Most of the epithelium (from the nose to the bronchi) is covered in pseudostratified columnar ciliated epithelial cells, commonly called respiratory epithelium. The cilia beat in one direction, moving mucus towards the throat where it is swallowed. Moving down the bronchioles, the cells get more cuboidal in shape but are still ciliated. cross-section of two cilia, showing 9+2 structure A cilium (plural cilia) is a fine projection from a eukaryotic cell that constantly beats in one direction. ... In zootomy, epithelium is a tissue composed of a layer of cells. ... Respiratory epithelium is another name for ciliated pseudostratified columnar epithelium with goblet cells. ...


Cartilage is present until the small bronchi. In the trachea they are C-shaped rings, whereas in the bronchi they are interspersed plates.


Glands are abundant in the upper respiratory tract, but there are fewer lower down and they are absent from the bronchioles onwards. The same goes for goblet cells, although there are scattered ones in the first bronchioles.


Smooth muscle starts in the trachea, where it joins the C-shaped rings of cartilage. It continues down the brochi and bronchioles which it completely encircles.


Instead of hard cartilage, the bronchi and brochioles have a lot of elastic tissue.


doody!


Reference

  • Syllabus: Infectious Diseases see Respiratory Tract Infections by Neal Chamberlain, PhD. Kirksville College of Osteopathic Medicine, Missouri, USA

See also


  Results from FactBites:
 
Respiratory tract - Wikipedia, the free encyclopedia (418 words)
Lungs: respiratory bronchioles, alveolar ducts, alveolar sacs, and alveoli
Most of the respiratory tract exists merely as a piping system for air to travel in the lungs; alveoli are the only part of the lung that exchanges oxygen and carbon dioxide with the blood.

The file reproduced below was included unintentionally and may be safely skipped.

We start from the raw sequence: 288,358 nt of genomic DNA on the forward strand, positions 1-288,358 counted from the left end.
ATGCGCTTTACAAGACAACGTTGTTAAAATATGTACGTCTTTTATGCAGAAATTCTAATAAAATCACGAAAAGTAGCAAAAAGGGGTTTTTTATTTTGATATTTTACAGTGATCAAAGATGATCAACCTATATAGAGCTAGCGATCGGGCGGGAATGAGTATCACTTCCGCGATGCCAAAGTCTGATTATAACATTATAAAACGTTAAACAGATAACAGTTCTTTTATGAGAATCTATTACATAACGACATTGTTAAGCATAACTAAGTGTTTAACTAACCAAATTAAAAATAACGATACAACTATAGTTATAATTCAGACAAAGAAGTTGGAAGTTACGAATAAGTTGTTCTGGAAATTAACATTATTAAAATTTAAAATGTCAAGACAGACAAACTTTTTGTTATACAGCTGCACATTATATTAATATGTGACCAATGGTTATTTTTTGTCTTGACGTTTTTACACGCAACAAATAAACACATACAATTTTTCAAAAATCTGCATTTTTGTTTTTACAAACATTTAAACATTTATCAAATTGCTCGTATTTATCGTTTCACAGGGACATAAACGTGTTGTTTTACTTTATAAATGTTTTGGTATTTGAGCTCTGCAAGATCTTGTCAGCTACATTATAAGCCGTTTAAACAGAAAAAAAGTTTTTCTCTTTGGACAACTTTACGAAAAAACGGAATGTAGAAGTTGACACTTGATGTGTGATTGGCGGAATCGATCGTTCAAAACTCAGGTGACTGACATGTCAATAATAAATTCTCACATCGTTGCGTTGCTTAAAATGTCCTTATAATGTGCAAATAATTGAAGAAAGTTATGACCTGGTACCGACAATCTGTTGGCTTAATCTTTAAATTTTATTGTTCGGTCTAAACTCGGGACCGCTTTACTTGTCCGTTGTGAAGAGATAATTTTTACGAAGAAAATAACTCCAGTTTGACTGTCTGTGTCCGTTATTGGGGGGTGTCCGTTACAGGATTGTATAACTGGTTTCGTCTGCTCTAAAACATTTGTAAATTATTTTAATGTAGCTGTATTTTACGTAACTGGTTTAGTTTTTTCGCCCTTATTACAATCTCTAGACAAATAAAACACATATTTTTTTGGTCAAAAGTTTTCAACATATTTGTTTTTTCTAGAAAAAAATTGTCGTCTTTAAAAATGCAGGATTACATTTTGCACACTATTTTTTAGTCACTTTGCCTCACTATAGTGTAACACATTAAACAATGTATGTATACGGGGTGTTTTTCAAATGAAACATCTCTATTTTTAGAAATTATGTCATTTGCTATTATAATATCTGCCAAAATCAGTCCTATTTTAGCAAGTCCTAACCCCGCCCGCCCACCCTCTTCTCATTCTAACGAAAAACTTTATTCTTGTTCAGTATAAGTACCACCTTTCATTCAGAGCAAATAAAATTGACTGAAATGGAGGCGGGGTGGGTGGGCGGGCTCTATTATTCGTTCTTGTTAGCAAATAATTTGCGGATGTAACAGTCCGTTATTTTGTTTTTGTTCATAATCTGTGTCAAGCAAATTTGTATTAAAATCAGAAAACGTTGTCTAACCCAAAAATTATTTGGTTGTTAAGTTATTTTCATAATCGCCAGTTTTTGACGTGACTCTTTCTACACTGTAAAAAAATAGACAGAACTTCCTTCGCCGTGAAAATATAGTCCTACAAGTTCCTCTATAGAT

The respiratory tract is covered in an epithelium, the type of which varies down the tract.
Upper respiratory tract infection - Wikipedia, the free encyclopedia (341 words)
Upper respiratory tract infection, also popularly known as either the acronym URTI or URI, is the disease characterised by an acute infection which involves the upper respiratory tract: nose, sinuses, pharynx, or larynx.
Otitis media is an infection of the ear (which is part of the auditory system) often associated with upper respiratory infections.
Influenza is a more systemic illness which can also involve the upper respiratory tract and should be recognized as distinct from other causes of URI.
  More results at FactBites »

 
 

COMMENTARY     


Share your thoughts, questions and commentary here
Your name
Your comments

Want to know more?
Search encyclopedia, statistics and forums:

 


Press Releases |  Feeds | Contact
The Wikipedia article included on this page is licensed under the GFDL.
Images may be subject to relevant owners' copyright.
All other elements are (c) copyright NationMaster.com 2003-5. All Rights Reserved.
Usage implies agreement with terms, 1022, m